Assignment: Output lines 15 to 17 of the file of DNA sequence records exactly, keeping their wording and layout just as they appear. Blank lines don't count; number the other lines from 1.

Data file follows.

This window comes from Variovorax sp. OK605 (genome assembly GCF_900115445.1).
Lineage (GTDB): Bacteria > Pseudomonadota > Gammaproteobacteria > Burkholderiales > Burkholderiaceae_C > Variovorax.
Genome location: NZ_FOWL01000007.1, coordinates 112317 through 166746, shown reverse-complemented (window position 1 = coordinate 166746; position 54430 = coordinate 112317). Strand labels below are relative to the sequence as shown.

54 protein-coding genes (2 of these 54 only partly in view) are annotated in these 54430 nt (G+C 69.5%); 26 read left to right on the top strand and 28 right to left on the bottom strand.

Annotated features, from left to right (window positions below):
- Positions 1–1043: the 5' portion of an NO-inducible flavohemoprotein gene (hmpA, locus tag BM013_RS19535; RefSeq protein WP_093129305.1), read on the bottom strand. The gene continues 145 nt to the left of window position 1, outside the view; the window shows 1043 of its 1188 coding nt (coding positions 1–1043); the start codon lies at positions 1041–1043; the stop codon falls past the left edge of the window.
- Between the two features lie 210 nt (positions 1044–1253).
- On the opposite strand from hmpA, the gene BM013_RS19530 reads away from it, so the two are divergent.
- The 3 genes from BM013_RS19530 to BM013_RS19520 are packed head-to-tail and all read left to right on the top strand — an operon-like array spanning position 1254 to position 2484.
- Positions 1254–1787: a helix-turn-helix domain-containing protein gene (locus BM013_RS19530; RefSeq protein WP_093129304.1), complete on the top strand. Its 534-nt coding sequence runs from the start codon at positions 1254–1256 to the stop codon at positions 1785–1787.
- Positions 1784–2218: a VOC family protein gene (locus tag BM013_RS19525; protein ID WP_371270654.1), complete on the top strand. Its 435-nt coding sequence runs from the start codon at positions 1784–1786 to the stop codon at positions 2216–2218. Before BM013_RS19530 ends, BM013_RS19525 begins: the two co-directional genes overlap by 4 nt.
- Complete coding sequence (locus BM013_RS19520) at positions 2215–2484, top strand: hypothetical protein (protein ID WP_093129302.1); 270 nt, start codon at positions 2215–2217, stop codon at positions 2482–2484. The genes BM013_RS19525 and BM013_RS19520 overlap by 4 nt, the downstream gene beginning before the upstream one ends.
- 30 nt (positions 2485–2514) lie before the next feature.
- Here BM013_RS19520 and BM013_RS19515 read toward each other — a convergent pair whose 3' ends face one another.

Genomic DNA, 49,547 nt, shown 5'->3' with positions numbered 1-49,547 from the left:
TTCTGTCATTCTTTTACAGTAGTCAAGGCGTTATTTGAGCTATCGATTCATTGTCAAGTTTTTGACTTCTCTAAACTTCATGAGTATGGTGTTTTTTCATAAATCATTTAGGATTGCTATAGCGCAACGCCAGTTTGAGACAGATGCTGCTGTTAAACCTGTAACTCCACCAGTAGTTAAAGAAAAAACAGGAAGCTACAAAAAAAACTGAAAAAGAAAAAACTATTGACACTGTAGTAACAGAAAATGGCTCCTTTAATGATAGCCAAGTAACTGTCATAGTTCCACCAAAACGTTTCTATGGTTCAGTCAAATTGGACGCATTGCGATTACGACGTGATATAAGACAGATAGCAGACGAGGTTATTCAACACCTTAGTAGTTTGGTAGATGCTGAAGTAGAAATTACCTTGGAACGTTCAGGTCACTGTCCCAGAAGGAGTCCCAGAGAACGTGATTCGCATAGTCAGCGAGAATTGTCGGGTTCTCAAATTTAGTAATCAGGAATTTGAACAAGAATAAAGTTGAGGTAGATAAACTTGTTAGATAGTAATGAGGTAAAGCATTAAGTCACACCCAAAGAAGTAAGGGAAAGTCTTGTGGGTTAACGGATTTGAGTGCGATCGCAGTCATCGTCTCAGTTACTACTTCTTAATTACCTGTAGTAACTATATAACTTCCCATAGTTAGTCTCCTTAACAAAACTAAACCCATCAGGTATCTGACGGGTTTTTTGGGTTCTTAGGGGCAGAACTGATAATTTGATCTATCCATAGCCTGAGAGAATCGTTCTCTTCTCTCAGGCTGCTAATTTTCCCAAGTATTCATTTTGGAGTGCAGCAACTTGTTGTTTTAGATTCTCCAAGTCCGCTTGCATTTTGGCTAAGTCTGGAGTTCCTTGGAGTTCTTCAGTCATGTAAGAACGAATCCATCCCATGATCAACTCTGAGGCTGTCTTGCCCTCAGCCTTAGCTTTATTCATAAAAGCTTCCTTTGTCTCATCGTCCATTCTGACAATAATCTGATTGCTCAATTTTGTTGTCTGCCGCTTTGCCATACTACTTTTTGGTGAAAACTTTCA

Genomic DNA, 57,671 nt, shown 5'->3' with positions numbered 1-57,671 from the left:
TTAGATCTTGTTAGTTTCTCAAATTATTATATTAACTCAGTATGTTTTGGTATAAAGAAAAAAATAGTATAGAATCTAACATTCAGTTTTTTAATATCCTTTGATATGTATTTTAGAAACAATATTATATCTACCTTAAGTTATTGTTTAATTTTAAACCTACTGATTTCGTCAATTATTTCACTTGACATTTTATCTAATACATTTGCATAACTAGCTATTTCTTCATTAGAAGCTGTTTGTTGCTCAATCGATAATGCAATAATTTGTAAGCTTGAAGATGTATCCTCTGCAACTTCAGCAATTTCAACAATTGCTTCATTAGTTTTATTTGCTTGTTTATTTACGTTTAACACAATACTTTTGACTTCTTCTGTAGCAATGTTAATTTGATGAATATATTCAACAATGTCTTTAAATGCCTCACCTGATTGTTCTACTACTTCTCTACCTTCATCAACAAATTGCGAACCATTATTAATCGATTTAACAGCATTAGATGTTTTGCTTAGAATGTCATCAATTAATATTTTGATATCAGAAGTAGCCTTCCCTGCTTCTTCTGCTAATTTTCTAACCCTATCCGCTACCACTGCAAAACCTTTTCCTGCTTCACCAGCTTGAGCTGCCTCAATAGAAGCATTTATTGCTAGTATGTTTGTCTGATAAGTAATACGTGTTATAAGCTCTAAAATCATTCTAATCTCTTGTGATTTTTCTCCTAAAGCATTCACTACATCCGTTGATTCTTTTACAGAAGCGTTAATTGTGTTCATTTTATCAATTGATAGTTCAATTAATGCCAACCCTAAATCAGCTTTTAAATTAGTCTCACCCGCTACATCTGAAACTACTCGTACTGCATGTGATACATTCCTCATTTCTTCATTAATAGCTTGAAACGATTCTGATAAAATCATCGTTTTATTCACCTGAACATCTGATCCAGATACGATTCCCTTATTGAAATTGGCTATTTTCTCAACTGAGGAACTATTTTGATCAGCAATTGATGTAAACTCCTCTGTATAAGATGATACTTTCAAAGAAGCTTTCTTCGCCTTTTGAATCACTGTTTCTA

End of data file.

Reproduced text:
Genomic DNA, 49,547 nt, shown 5'->3' with positions numbered 1-49,547 from the left:
TTCTGTCATTCTTTTACAGTAGTCAAGGCGTTATTTGAGCTATCGATTCATTGTCAAGTTTTTGACTTCTCTAAACTTCATGAGTATGGTGTTTTTTCATAAATCATTTAGGATTGCTATAGCGCAACGCCAGTTTGAGACAGATGCTGCTGTTAAACCTGTAACTCCACCAGTAGTTAAAGAAAAAACAGGAAGCTACAAAAAAAACTGAAAAAGAAAAAACTATTGACACTGTAGTAACAGAAAATGGCTCCTTTAATGATAGCCAAGTAACTGTCATAGTTCCACCAAAACGTTTCTATGGTTCAGTCAAATTGGACGCATTGCGATTACGACGTGATATAAGACAGATAGCAGACGAGGTTATTCAACACCTTAGTAGTTTGGTAGATGCTGAAGTAGAAATTACCTTGGAACGTTCAGGTCACTGTCCCAGAAGGAGTCCCAGAGAACGTGATTCGCATAGTCAGCGAGAATTGTCGGGTTCTCAAATTTAGTAATCAGGAATTTGAACAAGAATAAAGTTGAGGTAGATAAACTTGTTAGATAGTAATGAGGTAAAGCATTAAGTCACACCCAAAGAAGTAAGGGAAAGTCTTGTGGGTTAACGGATTTGAGTGCGATCGCAGTCATCGTCTCAGTTACTACTTCTTAATTACCTGTAGTAACTATATAACTTCCCATAGTTAGTCTCCTTAACAAAACTAAACCCATCAGGTATCTGACGGGTTTTTTGGGTTCTTAGGGGCAGAACTGATAATTTGATCTATCCATAGCCTGAGAGAATCGTTCTCTTCTCTCAGGCTGCTAATTTTCCCAAGTATTCATTTTGGAGTGCAGCAACTTGTTGTTTTAGATTCTCCAAGTCCGCTTGCATTTTGGCTAAGTCTGGAGTTCCTTGGAGTTCTTCAGTCATGTAAGAACGAATCCATCCCATGATCAACTCTGAGGCTGTCTTGCCCTCAGCCTTAGCTTTATTCATAAAAGCTTCCTTTGTCTCATCGTCCATTCTGACAATAATCTGATTGCTCAATTTTGTTGTCTGCCGCTTTGCCATACTACTTTTTGGTGAAAACTTTCA

Genomic DNA, 57,671 nt, shown 5'->3' with positions numbered 1-57,671 from the left: